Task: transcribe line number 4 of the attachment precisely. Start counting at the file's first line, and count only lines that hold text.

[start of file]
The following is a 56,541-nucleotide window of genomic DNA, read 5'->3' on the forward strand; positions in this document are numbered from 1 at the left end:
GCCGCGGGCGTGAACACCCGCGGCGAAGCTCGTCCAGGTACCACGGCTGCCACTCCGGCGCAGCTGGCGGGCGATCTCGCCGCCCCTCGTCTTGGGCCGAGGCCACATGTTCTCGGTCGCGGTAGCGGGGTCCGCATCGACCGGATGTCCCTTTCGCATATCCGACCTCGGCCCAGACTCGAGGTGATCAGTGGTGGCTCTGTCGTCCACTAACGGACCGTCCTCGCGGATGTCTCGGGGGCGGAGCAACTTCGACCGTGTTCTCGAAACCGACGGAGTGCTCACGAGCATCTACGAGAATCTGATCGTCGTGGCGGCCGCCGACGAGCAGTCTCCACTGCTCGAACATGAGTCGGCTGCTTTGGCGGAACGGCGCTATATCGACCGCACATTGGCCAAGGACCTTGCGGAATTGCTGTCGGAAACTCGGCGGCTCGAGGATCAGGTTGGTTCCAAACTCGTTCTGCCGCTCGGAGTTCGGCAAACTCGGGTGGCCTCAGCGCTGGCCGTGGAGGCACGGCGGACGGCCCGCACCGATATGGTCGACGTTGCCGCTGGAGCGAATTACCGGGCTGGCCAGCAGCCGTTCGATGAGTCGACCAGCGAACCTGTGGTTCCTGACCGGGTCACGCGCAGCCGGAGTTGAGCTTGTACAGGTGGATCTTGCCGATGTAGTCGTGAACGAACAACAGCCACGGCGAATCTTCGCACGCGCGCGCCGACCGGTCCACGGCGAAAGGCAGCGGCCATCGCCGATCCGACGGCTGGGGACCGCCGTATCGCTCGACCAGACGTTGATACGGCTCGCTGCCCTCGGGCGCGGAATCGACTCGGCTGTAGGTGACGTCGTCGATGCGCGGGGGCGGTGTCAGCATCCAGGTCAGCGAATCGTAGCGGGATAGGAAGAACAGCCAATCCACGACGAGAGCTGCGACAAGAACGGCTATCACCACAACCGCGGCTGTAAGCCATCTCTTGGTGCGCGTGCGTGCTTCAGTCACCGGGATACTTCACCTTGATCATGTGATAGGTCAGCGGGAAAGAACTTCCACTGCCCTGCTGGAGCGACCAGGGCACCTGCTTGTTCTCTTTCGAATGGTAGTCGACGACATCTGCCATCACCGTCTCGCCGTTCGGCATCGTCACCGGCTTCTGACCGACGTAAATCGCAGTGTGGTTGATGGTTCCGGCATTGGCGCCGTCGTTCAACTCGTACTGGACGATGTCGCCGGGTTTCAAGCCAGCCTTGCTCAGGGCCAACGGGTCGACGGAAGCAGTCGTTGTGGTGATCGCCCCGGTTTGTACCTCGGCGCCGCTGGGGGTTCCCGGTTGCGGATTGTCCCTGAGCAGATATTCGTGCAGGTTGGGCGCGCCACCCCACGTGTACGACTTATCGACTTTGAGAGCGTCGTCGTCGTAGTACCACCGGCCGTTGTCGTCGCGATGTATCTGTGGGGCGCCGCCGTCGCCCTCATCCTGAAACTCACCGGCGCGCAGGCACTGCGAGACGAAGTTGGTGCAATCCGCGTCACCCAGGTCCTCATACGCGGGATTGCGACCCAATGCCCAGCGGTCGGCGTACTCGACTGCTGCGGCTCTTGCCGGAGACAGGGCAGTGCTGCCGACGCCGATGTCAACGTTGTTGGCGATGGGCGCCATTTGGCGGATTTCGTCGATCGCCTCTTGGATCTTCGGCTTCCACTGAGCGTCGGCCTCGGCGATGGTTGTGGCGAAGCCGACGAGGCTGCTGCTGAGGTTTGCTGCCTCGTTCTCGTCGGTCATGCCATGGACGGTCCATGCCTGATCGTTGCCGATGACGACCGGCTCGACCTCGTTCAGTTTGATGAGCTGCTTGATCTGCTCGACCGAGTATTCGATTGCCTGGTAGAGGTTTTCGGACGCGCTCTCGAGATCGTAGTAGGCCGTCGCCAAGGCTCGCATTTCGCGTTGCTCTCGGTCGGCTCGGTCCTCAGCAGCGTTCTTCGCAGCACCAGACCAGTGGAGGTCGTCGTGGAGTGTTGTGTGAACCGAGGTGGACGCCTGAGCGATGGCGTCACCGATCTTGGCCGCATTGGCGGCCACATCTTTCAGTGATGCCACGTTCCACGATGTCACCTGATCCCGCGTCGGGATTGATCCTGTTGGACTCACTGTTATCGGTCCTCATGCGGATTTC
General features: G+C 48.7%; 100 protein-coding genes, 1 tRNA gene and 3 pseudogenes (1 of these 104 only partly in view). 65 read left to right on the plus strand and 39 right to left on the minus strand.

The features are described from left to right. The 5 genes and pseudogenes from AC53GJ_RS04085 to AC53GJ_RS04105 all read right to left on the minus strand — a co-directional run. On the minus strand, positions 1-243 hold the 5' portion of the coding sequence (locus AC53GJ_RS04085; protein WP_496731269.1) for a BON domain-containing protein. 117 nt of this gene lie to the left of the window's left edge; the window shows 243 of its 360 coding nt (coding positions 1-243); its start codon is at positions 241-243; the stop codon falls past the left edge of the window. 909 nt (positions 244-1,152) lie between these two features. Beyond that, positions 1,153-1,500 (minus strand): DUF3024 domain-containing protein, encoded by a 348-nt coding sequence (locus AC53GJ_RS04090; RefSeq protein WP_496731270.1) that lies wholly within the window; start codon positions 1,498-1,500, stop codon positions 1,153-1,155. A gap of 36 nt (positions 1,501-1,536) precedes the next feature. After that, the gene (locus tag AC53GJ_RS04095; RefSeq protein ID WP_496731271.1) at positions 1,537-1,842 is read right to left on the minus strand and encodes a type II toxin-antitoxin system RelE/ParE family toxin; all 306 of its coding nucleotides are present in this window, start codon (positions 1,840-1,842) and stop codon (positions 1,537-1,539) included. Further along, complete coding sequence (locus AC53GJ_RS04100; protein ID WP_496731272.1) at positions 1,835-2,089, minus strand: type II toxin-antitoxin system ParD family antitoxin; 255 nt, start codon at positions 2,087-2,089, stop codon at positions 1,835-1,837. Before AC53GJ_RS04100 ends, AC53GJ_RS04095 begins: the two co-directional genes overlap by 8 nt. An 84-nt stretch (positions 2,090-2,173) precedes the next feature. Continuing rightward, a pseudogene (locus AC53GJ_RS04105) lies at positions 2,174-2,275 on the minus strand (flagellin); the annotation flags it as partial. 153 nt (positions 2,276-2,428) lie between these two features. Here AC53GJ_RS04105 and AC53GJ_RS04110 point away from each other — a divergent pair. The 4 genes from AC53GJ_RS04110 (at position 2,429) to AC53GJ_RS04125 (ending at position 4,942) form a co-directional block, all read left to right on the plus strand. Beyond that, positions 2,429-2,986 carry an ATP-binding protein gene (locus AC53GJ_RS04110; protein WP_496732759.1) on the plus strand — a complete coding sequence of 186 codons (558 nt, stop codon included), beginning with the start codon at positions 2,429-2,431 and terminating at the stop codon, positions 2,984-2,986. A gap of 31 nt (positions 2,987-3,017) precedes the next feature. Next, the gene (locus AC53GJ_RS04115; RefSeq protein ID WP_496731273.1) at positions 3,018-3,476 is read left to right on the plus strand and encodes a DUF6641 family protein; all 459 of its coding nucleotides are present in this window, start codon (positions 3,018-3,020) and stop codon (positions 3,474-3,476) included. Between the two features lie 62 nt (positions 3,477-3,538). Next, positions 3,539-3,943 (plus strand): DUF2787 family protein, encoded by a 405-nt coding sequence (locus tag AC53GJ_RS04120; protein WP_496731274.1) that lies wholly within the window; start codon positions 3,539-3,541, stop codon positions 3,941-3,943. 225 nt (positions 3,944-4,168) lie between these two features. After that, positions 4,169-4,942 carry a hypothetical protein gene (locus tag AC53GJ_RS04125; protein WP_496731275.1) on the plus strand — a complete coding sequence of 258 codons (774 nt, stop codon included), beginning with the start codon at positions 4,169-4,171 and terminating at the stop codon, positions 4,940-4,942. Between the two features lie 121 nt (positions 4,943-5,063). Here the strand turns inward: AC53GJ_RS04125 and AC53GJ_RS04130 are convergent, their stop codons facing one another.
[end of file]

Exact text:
The features are described from left to right. The 5 genes and pseudogenes from AC53GJ_RS04085 to AC53GJ_RS04105 all read right to left on the minus strand — a co-directional run. On the minus strand, positions 1-243 hold the 5' portion of the coding sequence (locus AC53GJ_RS04085; protein WP_496731269.1) for a BON domain-containing protein. 117 nt of this gene lie to the left of the window's left edge; the window shows 243 of its 360 coding nt (coding positions 1-243); its start codon is at positions 241-243; the stop codon falls past the left edge of the window. 909 nt (positions 244-1,152) lie between these two features. Beyond that, positions 1,153-1,500 (minus strand): DUF3024 domain-containing protein, encoded by a 348-nt coding sequence (locus AC53GJ_RS04090; RefSeq protein WP_496731270.1) that lies wholly within the window; start codon positions 1,498-1,500, stop codon positions 1,153-1,155. A gap of 36 nt (positions 1,501-1,536) precedes the next feature. After that, the gene (locus tag AC53GJ_RS04095; RefSeq protein ID WP_496731271.1) at positions 1,537-1,842 is read right to left on the minus strand and encodes a type II toxin-antitoxin system RelE/ParE family toxin; all 306 of its coding nucleotides are present in this window, start codon (positions 1,840-1,842) and stop codon (positions 1,537-1,539) included. Further along, complete coding sequence (locus AC53GJ_RS04100; protein ID WP_496731272.1) at positions 1,835-2,089, minus strand: type II toxin-antitoxin system ParD family antitoxin; 255 nt, start codon at positions 2,087-2,089, stop codon at positions 1,835-1,837. Before AC53GJ_RS04100 ends, AC53GJ_RS04095 begins: the two co-directional genes overlap by 8 nt. An 84-nt stretch (positions 2,090-2,173) precedes the next feature. Continuing rightward, a pseudogene (locus AC53GJ_RS04105) lies at positions 2,174-2,275 on the minus strand (flagellin); the annotation flags it as partial. 153 nt (positions 2,276-2,428) lie between these two features. Here AC53GJ_RS04105 and AC53GJ_RS04110 point away from each other — a divergent pair. The 4 genes from AC53GJ_RS04110 (at position 2,429) to AC53GJ_RS04125 (ending at position 4,942) form a co-directional block, all read left to right on the plus strand. Beyond that, positions 2,429-2,986 carry an ATP-binding protein gene (locus AC53GJ_RS04110; protein WP_496732759.1) on the plus strand — a complete coding sequence of 186 codons (558 nt, stop codon included), beginning with the start codon at positions 2,429-2,431 and terminating at the stop codon, positions 2,984-2,986. A gap of 31 nt (positions 2,987-3,017) precedes the next feature. Next, the gene (locus AC53GJ_RS04115; RefSeq protein ID WP_496731273.1) at positions 3,018-3,476 is read left to right on the plus strand and encodes a DUF6641 family protein; all 459 of its coding nucleotides are present in this window, start codon (positions 3,018-3,020) and stop codon (positions 3,474-3,476) included. Between the two features lie 62 nt (positions 3,477-3,538). Next, positions 3,539-3,943 (plus strand): DUF2787 family protein, encoded by a 405-nt coding sequence (locus tag AC53GJ_RS04120; protein WP_496731274.1) that lies wholly within the window; start codon positions 3,539-3,541, stop codon positions 3,941-3,943. 225 nt (positions 3,944-4,168) lie between these two features. After that, positions 4,169-4,942 carry a hypothetical protein gene (locus tag AC53GJ_RS04125; protein WP_496731275.1) on the plus strand — a complete coding sequence of 258 codons (774 nt, stop codon included), beginning with the start codon at positions 4,169-4,171 and terminating at the stop codon, positions 4,940-4,942. Between the two features lie 121 nt (positions 4,943-5,063). Here the strand turns inward: AC53GJ_RS04125 and AC53GJ_RS04130 are convergent, their stop codons facing one another.